In small pockets like Singing Meadow
, the twenty country acres where I live and write, the shadows of herons still pass over my head on their journeys from nearby Bobs Lake to their stick nests in a pond behind my home. At night I still can safely stand in the middle of my dead-end road, staring at the clear, deep sky full of stars, hearing no sound but a glee of coyotes, spilling over a distant hill. Now without my beloved husband Barry, I face the raw essence of solitude in all its aspects, bad, but also good.
In the past I focused my work on a celebration of nature, inviting readers to see nature as home. The country life I lead is rare, precious, and endangered.
And yet, my author inscription for my nature books remains “Rejoice in wildness.”
But now, as I begin revising this site to reflect the painful, yet often rewarding experiences of learning to live as a widow, I realize that other aspects of my life which have helped me heal and live more fully deserve a place too.
And so, in these difficult times, I want to write appreciatively, curiously, and only occasionally sorrowfully, about what the remaining gifts of my life mean to me. The things I see including are the difficult practice of simplicity, a delight in creativity and always and most importantly, the land.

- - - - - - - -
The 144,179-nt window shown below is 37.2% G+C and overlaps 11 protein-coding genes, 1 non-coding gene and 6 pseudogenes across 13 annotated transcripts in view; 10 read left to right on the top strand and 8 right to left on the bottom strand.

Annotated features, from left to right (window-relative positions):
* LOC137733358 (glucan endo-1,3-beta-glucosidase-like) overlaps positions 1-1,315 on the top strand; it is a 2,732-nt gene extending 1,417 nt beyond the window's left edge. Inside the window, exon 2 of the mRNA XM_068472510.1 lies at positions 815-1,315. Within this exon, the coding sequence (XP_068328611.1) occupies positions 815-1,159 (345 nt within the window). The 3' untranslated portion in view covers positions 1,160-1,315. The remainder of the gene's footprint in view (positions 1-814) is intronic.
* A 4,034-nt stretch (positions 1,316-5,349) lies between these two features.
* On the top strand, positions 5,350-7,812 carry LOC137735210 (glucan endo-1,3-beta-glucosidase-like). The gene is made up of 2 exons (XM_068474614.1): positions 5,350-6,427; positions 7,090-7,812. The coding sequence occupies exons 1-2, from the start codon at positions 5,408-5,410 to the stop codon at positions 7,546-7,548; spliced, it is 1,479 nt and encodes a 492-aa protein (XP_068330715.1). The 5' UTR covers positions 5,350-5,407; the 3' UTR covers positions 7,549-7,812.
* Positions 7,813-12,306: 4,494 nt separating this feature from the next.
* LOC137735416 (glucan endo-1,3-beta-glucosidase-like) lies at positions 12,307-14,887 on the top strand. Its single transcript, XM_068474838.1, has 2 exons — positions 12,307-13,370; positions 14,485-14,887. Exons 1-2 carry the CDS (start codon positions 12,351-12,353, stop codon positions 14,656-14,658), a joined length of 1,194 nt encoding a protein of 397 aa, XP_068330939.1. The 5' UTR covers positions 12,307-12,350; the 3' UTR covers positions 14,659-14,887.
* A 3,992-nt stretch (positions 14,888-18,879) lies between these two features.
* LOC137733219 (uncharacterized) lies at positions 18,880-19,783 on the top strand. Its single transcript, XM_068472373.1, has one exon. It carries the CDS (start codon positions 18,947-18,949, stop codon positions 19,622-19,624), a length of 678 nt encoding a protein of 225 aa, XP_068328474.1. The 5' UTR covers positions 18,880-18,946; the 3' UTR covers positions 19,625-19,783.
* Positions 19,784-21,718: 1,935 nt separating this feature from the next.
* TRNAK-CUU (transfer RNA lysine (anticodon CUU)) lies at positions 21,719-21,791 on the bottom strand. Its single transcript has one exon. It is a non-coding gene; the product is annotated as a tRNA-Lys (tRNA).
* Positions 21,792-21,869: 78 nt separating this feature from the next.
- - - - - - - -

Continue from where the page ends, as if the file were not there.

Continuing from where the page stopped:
I want to share my rich life here, greeting the first song sparrow of spring, watching (and hearing) the ice go out from the nearby lake, catching sight of the first flash of the returning kingfisher, reading eclectically, pausing to study a meadow hawk dragonfly, but also letting my favorite shuttle fly through my weaving, returning to my piano with arthritic fingers, or plunging my hands into the garden soil I’ve helped build.
I have discovered that some of the most joyful words I know are “Maybe I could.” My wish is that reading about my explorations and adventures, you will say your own “Maybe I could.”